Home > Knowledge Center> New Facility, New Flow, and New Levels of Patient Care The wait is over for patients at the Clearview Cancer Institute in Alabama

New Facility, New Flow, and New Levels of Patient Care The wait is over for patients at the Clearview Cancer Institute in Alabama

George Taninecz
2/22/2007

New Facility, New Flow, and New Levels of Patient Care

The wait is over for patients at the Clearview Cancer Institute in Alabama

By George Taninecz

Waiting is an activity that few find rewarding or of value; it’s simply a waste of time that reduces anyone’s level of satisfaction. Yet, somehow, healthcare and waiting often are synonymous. The Clearview Cancer Institute in Huntsville, AL, is a dramatic exception. Physicians and staff have tirelessly reengineered the institute’s processes and patient flow to eliminate as much waiting and waste as possible. They have implemented a range of healthcare process innovations that make the new facility atypical, and, in doing so, improved their ability and capacity to serve cancer patients and, most important, they improved the patient experience.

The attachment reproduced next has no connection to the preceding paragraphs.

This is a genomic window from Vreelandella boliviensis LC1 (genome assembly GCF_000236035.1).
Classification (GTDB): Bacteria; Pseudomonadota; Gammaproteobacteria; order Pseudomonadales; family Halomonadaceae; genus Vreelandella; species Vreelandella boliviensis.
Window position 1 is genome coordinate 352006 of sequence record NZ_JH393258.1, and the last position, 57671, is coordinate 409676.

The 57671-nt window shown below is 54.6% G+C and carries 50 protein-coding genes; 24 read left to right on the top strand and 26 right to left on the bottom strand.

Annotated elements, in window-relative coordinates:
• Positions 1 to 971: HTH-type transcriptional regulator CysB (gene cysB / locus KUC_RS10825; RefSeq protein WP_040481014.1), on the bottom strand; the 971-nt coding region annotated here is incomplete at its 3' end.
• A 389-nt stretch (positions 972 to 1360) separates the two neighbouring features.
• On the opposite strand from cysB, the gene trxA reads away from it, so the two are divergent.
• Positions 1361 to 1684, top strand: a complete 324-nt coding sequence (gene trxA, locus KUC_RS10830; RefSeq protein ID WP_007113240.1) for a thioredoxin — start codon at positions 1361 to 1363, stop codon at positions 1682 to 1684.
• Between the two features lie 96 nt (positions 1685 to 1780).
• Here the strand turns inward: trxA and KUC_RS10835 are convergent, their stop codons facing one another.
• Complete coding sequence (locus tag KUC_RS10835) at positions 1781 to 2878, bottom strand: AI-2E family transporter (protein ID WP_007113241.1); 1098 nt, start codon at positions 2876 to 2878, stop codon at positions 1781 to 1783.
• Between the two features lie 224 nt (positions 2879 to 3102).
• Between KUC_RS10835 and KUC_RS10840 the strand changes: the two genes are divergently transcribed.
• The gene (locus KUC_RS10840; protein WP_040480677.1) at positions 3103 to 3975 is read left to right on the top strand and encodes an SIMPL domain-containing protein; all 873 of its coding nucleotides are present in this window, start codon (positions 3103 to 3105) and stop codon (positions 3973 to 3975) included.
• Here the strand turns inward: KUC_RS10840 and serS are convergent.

The new $29 million Clearview Cancer Institute (CCI) began seeing oncology patients in October 2006, having moved from a facility where founder Dr. Marshall Schreeder and his colleagues had begun reengineering the way they served patients. Dr. Schreeder says the level of “service” the institute can offer patients improves the ability to treat them effectively and efficiently and is at the core of healthcare. “I think the recognition that healthcare is a service industry is out there. I think most people who want to improve what they’re doing recognize that. I don’t think I’m unique in that regard.”